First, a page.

This is one of very few Carpenter movies I've avoided for so long that it almost feels silly watching it today, when I'm thirty and should've developed some nostalgic love for this movie ages ago. I did just that with Big Trouble in Little China, and even though the theme in They Live should fit an adult (as my self, even though I refuse to really grow up), I found myself not getting as entertained as I should've been. I also had some problems with it not being Kurt Russel that played our beefy hero in a mullet.
They Live has more than one great thing going for it though. It has a does-this-fight-never-end? moment that I loved. It gets…
Binary Star samples a scene from this movie in "Indy 500" on Masters of the Universe, one of the most slept on albums in the history of hip-hop. The film was pretty cool too.
I think this might be Day 5 of "Brian Is Between School and Working So He Will Watch A Lot of Movies By Himself-a-thon", and today we have 'They Live'!
"Rowdy" Roddy Piper gives a delightfully hammy performance as he single handedly opens our minds to see those who control us. Those who sell out their species for their own social and economic gain. Those who put signals in our television sets and propaganda throughout our cities in order to put the simple mind control into our heads: "Consume. Conform. Obey."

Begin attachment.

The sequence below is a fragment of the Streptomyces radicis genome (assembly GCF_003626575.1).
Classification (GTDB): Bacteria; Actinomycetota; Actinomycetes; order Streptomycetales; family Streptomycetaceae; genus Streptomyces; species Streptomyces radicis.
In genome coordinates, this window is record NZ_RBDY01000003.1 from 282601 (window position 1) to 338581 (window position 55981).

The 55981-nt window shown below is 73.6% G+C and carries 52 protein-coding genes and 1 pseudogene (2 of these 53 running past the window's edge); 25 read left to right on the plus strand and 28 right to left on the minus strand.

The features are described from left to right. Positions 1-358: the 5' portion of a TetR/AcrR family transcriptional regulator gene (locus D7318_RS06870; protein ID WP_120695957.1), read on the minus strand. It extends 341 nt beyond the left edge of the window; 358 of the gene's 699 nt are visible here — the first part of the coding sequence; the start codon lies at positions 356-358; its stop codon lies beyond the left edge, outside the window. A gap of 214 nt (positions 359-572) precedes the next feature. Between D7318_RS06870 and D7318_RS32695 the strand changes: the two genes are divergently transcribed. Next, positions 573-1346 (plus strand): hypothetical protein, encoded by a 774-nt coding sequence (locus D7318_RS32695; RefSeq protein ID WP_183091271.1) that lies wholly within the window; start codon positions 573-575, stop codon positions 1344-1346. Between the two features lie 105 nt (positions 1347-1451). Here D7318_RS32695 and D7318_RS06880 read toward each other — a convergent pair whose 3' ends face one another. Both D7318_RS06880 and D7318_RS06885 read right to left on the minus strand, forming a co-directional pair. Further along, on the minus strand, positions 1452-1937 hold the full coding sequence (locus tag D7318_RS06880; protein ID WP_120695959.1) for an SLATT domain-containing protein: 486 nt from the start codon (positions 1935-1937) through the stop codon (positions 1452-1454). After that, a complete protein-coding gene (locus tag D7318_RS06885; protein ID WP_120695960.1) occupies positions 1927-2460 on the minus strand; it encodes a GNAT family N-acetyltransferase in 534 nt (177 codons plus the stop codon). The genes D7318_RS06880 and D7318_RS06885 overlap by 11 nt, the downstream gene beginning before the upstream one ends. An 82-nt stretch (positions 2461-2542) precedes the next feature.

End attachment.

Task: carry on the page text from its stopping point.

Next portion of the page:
When Roddy Piper puts on magical sunglasses, he sees the black-and-white truth: They're brainwashing us. And they live among us.
And mama don't like no brain control...
Interesting concept, nothing more.
It's as if Bruce Springsteen totally lost his mind and wrote a song about aliens. And that song was adapted into this.
I'm giving you a choice, either love this movie or start eating that trashcan
While the now legendary fight was rolling this watch and the neo great depression trappings were still in my head I couldn't help but wonder if I was watching a sci fi version of Walter Hill's Hard Times.
I see this film is labelled as science fiction but I suspect it will come to be seen as a documentary.
In the 1980s mainstream Hollywood seemed content to spew out bright, shiny, expansive and aggressive right-wing movies very much in tune with the viciously conservative Reaganite times. John Carpenter's "They Live" was a politically subversive leftist antidote to much of that propaganda. It is also a great slice of paranoid horror SF film-making. The screenplay, written by Carpenter, is based on the short story "Eight O' Clock in the Morning" by Ray Nelson, which originally appeared in The Magazine of Fantasy and Science Fiction and which Nelson subsequently adapted into a story called "Nada" for the 1986 comic book anthology "Alien Encounters". The story revolves around unemployed construction worker John Nada (Roddy Piper) who drifts into town and finds a…
I wish they handed out glasses before the movie that made all the terrible lines look like lizards so everyone would stop remembering them as the reason this is great.
“They Live” is not a good film. But it has eighties charm drenched in style from director John Carpenter. He takes you on a very dialogue sparse ride through dingy LA.
You can’t help but imagine how much better it would be if the lead were Kurt Russell instead of the awful Roddy Piper.
(Working on organizing it by similar aesthetic.)